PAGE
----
If you’re at Northside Christian College one lunchtime you might hear some cool jazz or big band tunes drifting across the playground.
That’s because with around 100 students at Northside currently learning an instrument and many of them in ensembles, the rehearsal rooms are always buzzing.
Victor has been playing piano since Prep, but he picked up the trumpet this year as part of the Northside Year 6 Band Program. He’s now playing in the Primary School Band and a Jazz extension group.
“It’s fun to make music. I like jazz music, but it’s also about having fun with my friends and you can learn lots of different types of music, like concert band music is different to jazz music,” he explains.
Why is music at the heart of learning at Northside Christian College and why are we investing in our music programs into the future?
Music is a powerful way for students to express themselves and use their gifts and worship the Lord, but we also know there are also numerous academic, social and emotional benefits to playing an instrument.
Studies in neuroscience show that playing music, singing or simply listening to music can form new neural connections in growing brains, and enhance many other aspects of children’s lives and learning including:
Andrew Horneman, Music Co-ordinator at Northside Christian College says studies have also shown playing music in a group particularly boosts students’ social and emotional learning.
“To perform in a music group requires discipline, listening and a lot of ‘soft skills’, like collaboration and teamwork. These are skills that then flow over into other academic subjects. It also has a really positive effect on the brain, particularly for young learners.”
It’s why at Northside Chrisitan College we have a compulsory String Program in Year 3 and in Year 6 students must choose an instrument to learn and perform in a band.
These experiences help students to learn it’s okay to make mistakes, to develop resilience and share failures and successes with one another.
Mr Horneman says being in an ensemble is like a microcosm of existing in society: you play your part and you learn to give and take, to reflect, to grow, to work towards a goal and to support one another.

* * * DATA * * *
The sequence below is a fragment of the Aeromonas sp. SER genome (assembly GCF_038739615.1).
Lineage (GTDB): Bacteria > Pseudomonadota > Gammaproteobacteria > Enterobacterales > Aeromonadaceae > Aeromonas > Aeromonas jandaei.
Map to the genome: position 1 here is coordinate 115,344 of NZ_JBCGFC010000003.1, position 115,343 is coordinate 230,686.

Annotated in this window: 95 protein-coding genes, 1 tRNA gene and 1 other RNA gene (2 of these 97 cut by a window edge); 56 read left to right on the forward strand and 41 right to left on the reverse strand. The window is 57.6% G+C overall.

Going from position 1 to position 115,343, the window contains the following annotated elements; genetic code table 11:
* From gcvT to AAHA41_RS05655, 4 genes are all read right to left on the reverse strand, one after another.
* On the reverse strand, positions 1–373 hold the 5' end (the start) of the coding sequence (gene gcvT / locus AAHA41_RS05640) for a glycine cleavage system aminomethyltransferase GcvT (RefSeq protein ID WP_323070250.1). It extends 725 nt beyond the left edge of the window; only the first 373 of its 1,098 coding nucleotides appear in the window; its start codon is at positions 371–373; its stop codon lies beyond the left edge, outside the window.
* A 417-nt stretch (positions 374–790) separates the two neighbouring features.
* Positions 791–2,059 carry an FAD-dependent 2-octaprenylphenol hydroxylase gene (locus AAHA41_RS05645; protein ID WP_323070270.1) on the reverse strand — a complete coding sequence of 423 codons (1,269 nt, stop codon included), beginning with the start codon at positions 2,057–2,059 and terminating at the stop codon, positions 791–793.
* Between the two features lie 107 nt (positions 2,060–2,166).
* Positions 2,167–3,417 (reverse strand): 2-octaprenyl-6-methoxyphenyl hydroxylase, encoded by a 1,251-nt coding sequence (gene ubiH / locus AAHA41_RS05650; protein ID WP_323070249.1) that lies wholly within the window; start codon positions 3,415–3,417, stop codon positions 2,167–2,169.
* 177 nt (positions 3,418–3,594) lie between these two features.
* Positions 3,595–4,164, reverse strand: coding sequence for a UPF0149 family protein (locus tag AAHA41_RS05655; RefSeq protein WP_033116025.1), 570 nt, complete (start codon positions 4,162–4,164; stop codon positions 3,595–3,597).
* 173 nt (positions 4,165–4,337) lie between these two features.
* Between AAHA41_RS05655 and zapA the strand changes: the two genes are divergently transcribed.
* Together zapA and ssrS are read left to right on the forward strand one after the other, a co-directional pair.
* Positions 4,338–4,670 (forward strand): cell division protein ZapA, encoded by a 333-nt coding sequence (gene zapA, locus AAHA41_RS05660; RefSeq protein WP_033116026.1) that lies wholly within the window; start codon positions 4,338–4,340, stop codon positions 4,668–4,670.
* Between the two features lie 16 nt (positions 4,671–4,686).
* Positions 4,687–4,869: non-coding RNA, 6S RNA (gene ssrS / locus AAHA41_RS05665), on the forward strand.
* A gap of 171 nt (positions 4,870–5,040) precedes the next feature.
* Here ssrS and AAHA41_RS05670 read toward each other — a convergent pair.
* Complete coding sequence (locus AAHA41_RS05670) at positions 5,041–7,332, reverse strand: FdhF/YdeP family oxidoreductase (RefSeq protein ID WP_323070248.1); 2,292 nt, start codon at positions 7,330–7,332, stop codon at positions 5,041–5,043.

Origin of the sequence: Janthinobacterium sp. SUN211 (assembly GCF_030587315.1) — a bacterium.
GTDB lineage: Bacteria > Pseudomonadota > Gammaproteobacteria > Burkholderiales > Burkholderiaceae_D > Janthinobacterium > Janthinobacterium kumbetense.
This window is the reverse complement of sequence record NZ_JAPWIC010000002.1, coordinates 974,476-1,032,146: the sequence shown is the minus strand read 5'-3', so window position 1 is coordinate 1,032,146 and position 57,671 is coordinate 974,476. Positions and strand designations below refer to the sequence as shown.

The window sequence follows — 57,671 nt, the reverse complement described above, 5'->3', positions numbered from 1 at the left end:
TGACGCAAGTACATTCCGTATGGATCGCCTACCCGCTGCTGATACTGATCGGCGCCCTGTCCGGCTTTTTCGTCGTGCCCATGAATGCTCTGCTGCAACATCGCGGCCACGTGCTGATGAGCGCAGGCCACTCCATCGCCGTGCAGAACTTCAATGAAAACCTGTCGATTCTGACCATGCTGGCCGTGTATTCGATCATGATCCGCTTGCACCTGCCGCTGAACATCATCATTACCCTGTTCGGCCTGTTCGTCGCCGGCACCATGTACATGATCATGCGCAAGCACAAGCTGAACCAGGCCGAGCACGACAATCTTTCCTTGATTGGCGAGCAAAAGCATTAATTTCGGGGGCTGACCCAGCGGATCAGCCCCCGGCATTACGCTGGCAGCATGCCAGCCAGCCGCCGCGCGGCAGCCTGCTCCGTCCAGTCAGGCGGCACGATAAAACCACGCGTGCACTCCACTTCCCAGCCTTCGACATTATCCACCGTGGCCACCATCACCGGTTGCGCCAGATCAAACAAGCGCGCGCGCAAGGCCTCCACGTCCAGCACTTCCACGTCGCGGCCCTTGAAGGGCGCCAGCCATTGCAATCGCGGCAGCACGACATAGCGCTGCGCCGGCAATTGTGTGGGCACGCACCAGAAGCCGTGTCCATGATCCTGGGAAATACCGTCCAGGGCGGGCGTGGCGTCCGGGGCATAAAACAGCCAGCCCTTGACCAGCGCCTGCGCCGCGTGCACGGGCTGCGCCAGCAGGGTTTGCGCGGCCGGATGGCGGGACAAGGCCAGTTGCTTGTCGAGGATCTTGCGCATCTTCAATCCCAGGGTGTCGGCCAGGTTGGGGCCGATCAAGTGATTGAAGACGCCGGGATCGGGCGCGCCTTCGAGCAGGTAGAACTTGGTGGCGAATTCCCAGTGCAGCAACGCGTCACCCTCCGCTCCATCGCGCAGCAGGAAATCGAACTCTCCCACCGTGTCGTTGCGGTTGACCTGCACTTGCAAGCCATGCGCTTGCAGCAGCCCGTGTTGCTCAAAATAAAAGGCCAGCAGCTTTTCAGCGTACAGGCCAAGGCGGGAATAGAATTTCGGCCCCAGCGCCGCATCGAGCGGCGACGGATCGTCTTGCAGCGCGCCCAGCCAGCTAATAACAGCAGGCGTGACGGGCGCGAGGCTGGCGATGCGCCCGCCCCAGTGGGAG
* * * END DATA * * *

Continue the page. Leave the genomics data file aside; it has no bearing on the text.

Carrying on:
“Being in an ensemble also means students have a place where they can belong at school.”
Music is a hugely important part of the curriculum at Northside Christian College, and we’re always looking for ways to integrate music into school life. From our compulsory strings program in Year 3 to our Year 6 Band program where students enjoy the opportunity to learn an instrument and perform as a group, we’ve deliberately strengthened our instrumental music program over the years.
Year 10 student Sarah had never learned an instrument before she started learning the Alto Sax as part of the Northside Year 6 Band program.
“I was really excited. I hadn’t been exposed to sheet music before. It was a journey learning to read it and mastering the fingering.”
Sarah found playing the saxophone was a great way to spend time during the pandemic when she was in lockdown doing home learning.
“I really picked up practising over lockdown because I had more time. I got to practise during the day and I have an older brother who I could practise with. It’s been an outlet for me.”
Sarah is part of the Secondary School jazz band, and says she’s looking forward to continuing playing alto saxophone into the future.
“The music program is fun and I enjoy getting to play with other people and hearing the song coming together as a group.”
We look forward to expanding music as an elective next year for Year 9 and 10 students, and continuing to grow the music program at Northside Christian College.
Northside Christian College
31 McLeans Rd, Bundoora VIC 3083, Australia
Phone: 03 9467 2499